White House press secretary Karine Jean-Pierre violated the Hatch Act, watchdog says
When she repeatedly used the term "MAGA Republicans" days before the 2022 election, White House press secretary Karine Jean-Pierre violated the Hatch Act, a U.S. government watchdog says. Jean-Pierre made the remarks during a briefing at the White House.
The U.S. Office of Special Counsel, the independent federal agency that enforces the Hatch Act, issued a warning to Jean-Pierre, saying that while she violated limits on executive branch employees engaging in political activities, "the White House Counsel's Office did not at the time believe that Ms. Jean‐Pierre's remarks were prohibited."
Why were Jean-Pierre's remarks investigated?
The U.S. Office of Special Counsel, or OSC, received a complaint from a group called Protect the Public's Trust. The group is led by Michael Chamberlain, an appointee to the Education Department during the Trump administration.
The complaint accused Jean-Pierre of using her position "to advocate for the defeat of her partisan political opponents" and make derogatory remarks about Republicans. It noted that Jean-Pierre made the remarks from the podium in the White House's press briefing room, less than a week before the Nov. 8 general election.
The group asked the OSC to investigate, to prevent similar actions, and to "impose penalties as appropriate."
What did Jean-Pierre say in 2022?
In both her prepared remarks to start the Nov. 2, 2022, briefing as well as in the Q&A portion with journalists, Jean-Pierre referred to "mega MAGA Republican officials," describing them at one point as politicians "who don't believe in the rule of law."
Jean-Pierre used the term "MAGA" four times. Less than 10 days before she used the term, President Biden referred to "mega MAGA Republicans" five times during an Oct. 24 speech at the Democratic National Committee Headquarters in Washington, D.C., as he urged supporters to vote for Democrats and boost his party's seats in Congress.
What did the OSC find?
The OSC concluded that Jean‐Pierre did violate the Hatch Act, noting that the legislation "prohibits a covered employee from using her official authority or influence for the purpose of interfering with or affecting the result of an election."
But the agency "decided not to pursue disciplinary action and have instead issued Ms. Jean‐Pierre a warning letter," Ana Galindo‐Marrone, who leads the OSC's Hatch Act unit, added in a letter to Protect the Public's Trust.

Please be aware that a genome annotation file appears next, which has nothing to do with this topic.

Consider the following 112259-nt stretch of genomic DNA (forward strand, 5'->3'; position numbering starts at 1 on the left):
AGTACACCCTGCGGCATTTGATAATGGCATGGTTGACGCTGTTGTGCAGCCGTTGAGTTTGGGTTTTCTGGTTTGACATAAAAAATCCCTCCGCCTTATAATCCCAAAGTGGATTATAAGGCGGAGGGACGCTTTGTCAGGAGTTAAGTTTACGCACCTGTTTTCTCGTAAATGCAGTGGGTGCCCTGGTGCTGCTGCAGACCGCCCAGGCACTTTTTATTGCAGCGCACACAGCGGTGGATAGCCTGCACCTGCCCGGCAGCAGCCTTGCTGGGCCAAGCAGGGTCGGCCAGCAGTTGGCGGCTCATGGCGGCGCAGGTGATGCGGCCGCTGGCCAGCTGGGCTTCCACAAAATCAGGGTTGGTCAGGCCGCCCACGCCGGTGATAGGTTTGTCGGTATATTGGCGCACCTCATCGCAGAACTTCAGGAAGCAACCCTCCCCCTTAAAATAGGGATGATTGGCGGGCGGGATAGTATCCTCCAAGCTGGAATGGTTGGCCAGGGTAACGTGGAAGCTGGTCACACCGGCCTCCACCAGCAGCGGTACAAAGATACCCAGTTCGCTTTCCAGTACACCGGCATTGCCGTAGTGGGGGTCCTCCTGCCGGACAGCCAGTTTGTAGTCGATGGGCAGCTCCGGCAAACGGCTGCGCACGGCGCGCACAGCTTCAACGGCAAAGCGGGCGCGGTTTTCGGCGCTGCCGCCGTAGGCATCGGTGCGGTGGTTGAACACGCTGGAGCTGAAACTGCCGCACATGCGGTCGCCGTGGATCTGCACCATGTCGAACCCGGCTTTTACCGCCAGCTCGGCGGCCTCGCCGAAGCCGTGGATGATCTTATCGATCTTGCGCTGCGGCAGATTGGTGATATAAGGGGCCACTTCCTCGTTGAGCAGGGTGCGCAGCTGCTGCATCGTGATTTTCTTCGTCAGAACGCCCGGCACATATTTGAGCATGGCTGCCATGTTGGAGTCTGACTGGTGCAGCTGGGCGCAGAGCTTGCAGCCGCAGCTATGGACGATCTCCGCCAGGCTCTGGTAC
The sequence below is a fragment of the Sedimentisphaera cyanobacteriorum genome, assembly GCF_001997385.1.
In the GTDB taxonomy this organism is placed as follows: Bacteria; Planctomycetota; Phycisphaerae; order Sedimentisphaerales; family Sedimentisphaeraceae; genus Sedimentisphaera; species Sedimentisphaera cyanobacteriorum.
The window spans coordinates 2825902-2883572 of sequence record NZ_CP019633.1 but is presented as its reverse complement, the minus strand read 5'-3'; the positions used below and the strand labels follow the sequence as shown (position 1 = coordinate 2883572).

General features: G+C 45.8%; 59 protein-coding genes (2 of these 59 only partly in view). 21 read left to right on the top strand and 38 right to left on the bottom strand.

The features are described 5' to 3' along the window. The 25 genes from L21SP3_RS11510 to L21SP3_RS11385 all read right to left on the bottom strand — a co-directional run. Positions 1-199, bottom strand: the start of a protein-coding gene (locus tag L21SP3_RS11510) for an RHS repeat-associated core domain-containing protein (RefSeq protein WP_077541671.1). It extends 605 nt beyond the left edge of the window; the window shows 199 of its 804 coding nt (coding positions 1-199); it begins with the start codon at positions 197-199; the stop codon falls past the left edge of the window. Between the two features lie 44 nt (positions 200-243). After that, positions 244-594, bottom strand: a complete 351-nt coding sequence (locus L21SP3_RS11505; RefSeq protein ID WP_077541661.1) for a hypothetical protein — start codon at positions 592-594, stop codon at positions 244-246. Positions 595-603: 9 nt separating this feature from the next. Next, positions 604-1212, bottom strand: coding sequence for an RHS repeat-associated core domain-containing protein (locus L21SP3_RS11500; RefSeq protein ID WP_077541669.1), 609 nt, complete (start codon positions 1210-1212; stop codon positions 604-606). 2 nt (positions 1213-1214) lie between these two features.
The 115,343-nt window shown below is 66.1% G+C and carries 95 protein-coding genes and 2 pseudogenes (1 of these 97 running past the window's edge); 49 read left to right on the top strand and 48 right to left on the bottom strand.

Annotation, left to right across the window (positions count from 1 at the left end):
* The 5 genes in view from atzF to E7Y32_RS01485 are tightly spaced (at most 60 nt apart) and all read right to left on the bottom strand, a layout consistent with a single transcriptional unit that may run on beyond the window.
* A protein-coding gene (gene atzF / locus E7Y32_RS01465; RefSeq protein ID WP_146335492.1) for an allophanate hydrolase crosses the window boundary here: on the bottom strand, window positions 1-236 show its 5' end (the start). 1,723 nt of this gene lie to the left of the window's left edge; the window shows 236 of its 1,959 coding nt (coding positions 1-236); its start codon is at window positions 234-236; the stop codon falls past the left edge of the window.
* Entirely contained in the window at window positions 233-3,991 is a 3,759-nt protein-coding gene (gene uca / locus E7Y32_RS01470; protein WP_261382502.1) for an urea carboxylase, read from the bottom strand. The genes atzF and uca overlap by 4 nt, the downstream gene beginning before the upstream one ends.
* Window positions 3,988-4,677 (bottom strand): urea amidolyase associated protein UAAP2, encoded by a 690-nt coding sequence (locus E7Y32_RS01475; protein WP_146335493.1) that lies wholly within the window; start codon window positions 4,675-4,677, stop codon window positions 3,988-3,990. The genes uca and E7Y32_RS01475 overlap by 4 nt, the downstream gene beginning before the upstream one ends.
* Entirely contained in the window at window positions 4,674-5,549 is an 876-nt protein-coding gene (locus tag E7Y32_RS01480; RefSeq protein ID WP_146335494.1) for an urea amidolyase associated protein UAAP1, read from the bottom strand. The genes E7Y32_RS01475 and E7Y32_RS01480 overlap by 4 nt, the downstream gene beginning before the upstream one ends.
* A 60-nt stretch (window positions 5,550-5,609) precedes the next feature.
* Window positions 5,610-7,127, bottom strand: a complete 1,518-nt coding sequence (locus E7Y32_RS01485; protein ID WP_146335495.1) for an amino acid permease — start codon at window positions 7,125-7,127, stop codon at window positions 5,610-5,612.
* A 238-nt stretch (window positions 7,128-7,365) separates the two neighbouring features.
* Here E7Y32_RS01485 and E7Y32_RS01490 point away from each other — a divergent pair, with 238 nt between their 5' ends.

Jean‐Pierre received a warning, Galindo‐Marrone said, because the OSC found that "the White House Counsel's Office did not at the time believe that Ms. Jean‐Pierre's remarks were prohibited by the Hatch Act," and it wasn't clear whether the OSC's position "regarding the use of 'MAGA Republicans' was ever conveyed to Ms. Jean‐Pierre."
Protect the Public's Trust published its correspondence with the OSC after the agency shared its findings with the group. The agency's communications director, Zachary Kurz, confirmed that the document seen online is authentic.
What does Jean‐Pierre say now?
When asked about the findings, Jean‐Pierre described the OSC's action as "retroactive," adding, "we did not know their opinion when ... we were given the green light to actually say the comments that I made. So I just want to make that very clear."
She added that since she received the warning letter, the White House Counsel's Office is reviewing their opinion and will have a "dialogue" with the OSC.
There have been other uses of the "MAGA" label in the White House, including in an official release earlier this year. In that message, the Biden administration argued against a budget proposed by what it dubbed the "extreme MAGA Republican" contingent in the House, referring to the far-right House Freedom Caucus.
Of course, not all conservatives view the MAGA label as an unwelcome term. Ahead of last year's midterms, for instance, congressional candidate Cody Hart listed "MAGA Republican Party" as his preferred identifier on the official election website in Washington state.
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